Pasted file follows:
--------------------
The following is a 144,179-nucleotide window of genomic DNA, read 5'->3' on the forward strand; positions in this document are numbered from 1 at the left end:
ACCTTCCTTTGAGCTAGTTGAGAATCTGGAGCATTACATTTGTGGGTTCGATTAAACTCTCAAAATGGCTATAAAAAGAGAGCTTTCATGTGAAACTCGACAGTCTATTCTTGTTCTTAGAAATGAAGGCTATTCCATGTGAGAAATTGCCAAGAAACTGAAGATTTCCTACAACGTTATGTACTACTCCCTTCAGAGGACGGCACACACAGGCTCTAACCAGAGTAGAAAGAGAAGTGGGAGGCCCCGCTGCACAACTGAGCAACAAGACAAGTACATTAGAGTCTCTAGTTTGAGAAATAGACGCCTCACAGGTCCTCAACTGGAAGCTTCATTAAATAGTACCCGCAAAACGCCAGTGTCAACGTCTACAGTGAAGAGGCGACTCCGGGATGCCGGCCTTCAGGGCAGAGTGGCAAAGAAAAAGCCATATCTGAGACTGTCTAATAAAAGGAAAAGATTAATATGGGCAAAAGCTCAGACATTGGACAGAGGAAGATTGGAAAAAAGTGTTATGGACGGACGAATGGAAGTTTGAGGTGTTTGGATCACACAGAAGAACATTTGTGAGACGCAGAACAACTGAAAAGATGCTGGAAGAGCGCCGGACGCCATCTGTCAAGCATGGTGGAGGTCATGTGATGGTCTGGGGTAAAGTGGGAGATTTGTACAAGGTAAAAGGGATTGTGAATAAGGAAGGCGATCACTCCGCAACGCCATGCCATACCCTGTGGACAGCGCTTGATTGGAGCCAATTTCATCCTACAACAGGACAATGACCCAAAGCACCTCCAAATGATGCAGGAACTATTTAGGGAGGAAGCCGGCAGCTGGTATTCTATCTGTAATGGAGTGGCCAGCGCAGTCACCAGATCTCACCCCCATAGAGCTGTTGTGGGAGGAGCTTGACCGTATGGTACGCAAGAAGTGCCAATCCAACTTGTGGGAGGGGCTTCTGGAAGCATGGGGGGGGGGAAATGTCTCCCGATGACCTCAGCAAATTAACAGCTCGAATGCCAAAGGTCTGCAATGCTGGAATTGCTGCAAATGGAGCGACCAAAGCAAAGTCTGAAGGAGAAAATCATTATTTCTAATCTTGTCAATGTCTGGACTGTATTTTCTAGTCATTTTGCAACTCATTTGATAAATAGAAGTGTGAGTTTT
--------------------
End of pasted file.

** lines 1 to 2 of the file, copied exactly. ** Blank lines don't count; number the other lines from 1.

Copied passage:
The following is a 144,179-nucleotide window of genomic DNA, read 5'->3' on the forward strand; positions in this document are numbered from 1 at the left end:
ACCTTCCTTTGAGCTAGTTGAGAATCTGGAGCATTACATTTGTGGGTTCGATTAAACTCTCAAAATGGCTATAAAAAGAGAGCTTTCATGTGAAACTCGACAGTCTATTCTTGTTCTTAGAAATGAAGGCTATTCCATGTGAGAAATTGCCAAGAAACTGAAGATTTCCTACAACGTTATGTACTACTCCCTTCAGAGGACGGCACACACAGGCTCTAACCAGAGTAGAAAGAGAAGTGGGAGGCCCCGCTGCACAACTGAGCAACAAGACAAGTACATTAGAGTCTCTAGTTTGAGAAATAGACGCCTCACAGGTCCTCAACTGGAAGCTTCATTAAATAGTACCCGCAAAACGCCAGTGTCAACGTCTACAGTGAAGAGGCGACTCCGGGATGCCGGCCTTCAGGGCAGAGTGGCAAAGAAAAAGCCATATCTGAGACTGTCTAATAAAAGGAAAAGATTAATATGGGCAAAAGCTCAGACATTGGACAGAGGAAGATTGGAAAAAAGTGTTATGGACGGACGAATGGAAGTTTGAGGTGTTTGGATCACACAGAAGAACATTTGTGAGACGCAGAACAACTGAAAAGATGCTGGAAGAGCGCCGGACGCCATCTGTCAAGCATGGTGGAGGTCATGTGATGGTCTGGGGTAAAGTGGGAGATTTGTACAAGGTAAAAGGGATTGTGAATAAGGAAGGCGATCACTCCGCAACGCCATGCCATACCCTGTGGACAGCGCTTGATTGGAGCCAATTTCATCCTACAACAGGACAATGACCCAAAGCACCTCCAAATGATGCAGGAACTATTTAGGGAGGAAGCCGGCAGCTGGTATTCTATCTGTAATGGAGTGGCCAGCGCAGTCACCAGATCTCACCCCCATAGAGCTGTTGTGGGAGGAGCTTGACCGTATGGTACGCAAGAAGTGCCAATCCAACTTGTGGGAGGGGCTTCTGGAAGCATGGGGGGGGGGAAATGTCTCCCGATGACCTCAGCAAATTAACAGCTCGAATGCCAAAGGTCTGCAATGCTGGAATTGCTGCAAATGGAGCGACCAAAGCAAAGTCTGAAGGAGAAAATCATTATTTCTAATCTTGTCAATGTCTGGACTGTATTTTCTAGTCATTTTGCAACTCATTTGATAAATAGAAGTGTGAGTTTT